I don’t know in which class it was though I think it was 9th or 10th. One of our teachers told us about a workshop she went to where they were asked to do the funeral thing. Basically, write down what you think your funeral should look like. I thought it was interesting and wrote down my own version. I don’t have a copy or anything, but I do remember the gist – I looked shiny in the coffin, everyone I knew was there, and everyone cried. Also, the few guys I had had crushes on felt heartbroken cause they never got to tell me how they secretly fancied the pants off me.
Now there are a few variations. It’s more along the lines of the wake they give Gerard Butler in P.S. I Love You (It was the one good part of the movie). But yes, all the people I know are there. Also, anyone who knows me I guess.
I think that’s the important part. I wouldn’t want someone at my funeral who didn’t know me. I guess it would be ok to have a few strangers who came to support those who are actually grieving, but nobody else. I always felt it would be insulting to go to someone’s funeral whom I didn’t even know of and who didn’t know of me. It’s insulting to the dead and it’s insulting to the people that actually knew him/her and are genuinely grieving.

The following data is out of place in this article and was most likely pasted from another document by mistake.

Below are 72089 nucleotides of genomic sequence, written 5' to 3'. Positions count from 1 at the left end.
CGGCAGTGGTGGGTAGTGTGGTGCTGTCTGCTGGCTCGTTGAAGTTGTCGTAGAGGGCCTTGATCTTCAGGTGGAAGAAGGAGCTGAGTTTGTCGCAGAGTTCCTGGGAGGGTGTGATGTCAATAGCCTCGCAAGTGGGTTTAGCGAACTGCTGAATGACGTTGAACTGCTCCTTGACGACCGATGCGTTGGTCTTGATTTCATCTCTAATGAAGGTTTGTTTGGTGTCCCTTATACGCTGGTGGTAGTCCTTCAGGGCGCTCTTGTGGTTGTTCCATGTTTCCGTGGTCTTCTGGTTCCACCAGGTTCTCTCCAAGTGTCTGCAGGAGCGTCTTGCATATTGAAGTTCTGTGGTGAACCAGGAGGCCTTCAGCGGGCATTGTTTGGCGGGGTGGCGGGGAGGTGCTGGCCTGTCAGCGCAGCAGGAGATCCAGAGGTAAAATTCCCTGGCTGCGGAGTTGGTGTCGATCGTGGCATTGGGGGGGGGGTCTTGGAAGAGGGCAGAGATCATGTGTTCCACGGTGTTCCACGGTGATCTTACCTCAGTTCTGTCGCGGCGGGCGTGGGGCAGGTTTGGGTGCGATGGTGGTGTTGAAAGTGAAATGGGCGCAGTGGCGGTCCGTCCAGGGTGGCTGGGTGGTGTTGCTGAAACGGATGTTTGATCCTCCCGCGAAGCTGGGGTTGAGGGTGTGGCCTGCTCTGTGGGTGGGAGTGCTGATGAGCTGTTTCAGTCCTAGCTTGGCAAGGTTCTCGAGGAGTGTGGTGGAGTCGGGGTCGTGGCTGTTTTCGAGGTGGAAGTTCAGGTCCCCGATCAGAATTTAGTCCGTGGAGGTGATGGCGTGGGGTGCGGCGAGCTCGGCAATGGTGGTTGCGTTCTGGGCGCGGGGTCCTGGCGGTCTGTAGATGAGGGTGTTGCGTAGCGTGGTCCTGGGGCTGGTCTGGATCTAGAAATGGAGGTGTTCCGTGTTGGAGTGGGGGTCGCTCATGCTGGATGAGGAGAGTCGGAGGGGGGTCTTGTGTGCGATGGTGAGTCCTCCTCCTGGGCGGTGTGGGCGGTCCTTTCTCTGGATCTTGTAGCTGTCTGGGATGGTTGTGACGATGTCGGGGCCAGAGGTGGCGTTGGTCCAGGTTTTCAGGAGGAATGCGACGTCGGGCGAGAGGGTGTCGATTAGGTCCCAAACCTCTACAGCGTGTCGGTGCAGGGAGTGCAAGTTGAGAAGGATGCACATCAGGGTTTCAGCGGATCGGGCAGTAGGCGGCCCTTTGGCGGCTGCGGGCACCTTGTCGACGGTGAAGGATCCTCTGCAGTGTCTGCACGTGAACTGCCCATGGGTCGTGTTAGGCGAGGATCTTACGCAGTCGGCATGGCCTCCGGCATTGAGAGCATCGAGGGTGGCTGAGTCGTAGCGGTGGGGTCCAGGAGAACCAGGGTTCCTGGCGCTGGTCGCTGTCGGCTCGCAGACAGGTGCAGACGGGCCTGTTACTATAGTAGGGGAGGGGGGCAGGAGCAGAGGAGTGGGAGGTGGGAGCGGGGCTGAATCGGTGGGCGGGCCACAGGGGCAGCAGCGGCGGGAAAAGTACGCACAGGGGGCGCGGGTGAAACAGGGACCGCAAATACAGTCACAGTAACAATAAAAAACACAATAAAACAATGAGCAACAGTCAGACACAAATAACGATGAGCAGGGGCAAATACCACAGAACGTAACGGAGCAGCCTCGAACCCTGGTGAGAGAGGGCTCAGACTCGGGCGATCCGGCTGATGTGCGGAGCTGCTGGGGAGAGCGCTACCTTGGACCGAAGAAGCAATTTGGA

It’s always upsetting to know someone passed away before their time, and I guess it’s hard not to think about it. But it’s not my place to declare it. If I can pray lying down in bed without folding my hands or closing my eyes, I can have respect for human life and its passing without any such trappings.
Not that I think everyone should feel as I feel and do as I do. It’s just the way I think, and I don’t see anything wrong in it. I don’t ask anyone to follow my lead.
So, to whatever spirit/soul/nothing that managed to live through this shit – salut and adieu. You are obviously remembered and missed by many, and no doubt, with good reason. That is the most I am entitled to say.